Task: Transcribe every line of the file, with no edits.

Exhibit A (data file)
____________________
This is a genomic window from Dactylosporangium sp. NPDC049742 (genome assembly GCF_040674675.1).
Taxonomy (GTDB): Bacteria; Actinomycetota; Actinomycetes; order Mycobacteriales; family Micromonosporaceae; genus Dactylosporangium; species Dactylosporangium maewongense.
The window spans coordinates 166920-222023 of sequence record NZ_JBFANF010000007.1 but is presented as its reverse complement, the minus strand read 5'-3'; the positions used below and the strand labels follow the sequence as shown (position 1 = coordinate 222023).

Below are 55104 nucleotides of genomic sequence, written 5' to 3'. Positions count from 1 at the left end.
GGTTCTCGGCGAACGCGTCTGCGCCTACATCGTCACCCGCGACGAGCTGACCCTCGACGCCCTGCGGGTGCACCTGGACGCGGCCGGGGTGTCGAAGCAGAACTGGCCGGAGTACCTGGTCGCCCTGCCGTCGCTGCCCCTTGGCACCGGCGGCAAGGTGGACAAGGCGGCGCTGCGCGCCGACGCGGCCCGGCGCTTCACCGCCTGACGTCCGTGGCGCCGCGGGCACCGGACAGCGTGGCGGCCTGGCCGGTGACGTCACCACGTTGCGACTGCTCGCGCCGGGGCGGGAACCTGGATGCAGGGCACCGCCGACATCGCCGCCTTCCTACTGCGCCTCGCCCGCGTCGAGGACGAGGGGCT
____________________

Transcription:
This is a genomic window from Dactylosporangium sp. NPDC049742 (genome assembly GCF_040674675.1).
Taxonomy (GTDB): Bacteria; Actinomycetota; Actinomycetes; order Mycobacteriales; family Micromonosporaceae; genus Dactylosporangium; species Dactylosporangium maewongense.
The window spans coordinates 166920-222023 of sequence record NZ_JBFANF010000007.1 but is presented as its reverse complement, the minus strand read 5'-3'; the positions used below and the strand labels follow the sequence as shown (position 1 = coordinate 222023).

Below are 55104 nucleotides of genomic sequence, written 5' to 3'. Positions count from 1 at the left end.
GGTTCTCGGCGAACGCGTCTGCGCCTACATCGTCACCCGCGACGAGCTGACCCTCGACGCCCTGCGGGTGCACCTGGACGCGGCCGGGGTGTCGAAGCAGAACTGGCCGGAGTACCTGGTCGCCCTGCCGTCGCTGCCCCTTGGCACCGGCGGCAAGGTGGACAAGGCGGCGCTGCGCGCCGACGCGGCCCGGCGCTTCACCGCCTGACGTCCGTGGCGCCGCGGGCACCGGACAGCGTGGCGGCCTGGCCGGTGACGTCACCACGTTGCGACTGCTCGCGCCGGGGCGGGAACCTGGATGCAGGGCACCGCCGACATCGCCGCCTTCCTACTGCGCCTCGCCCGCGTCGAGGACGAGGGGCT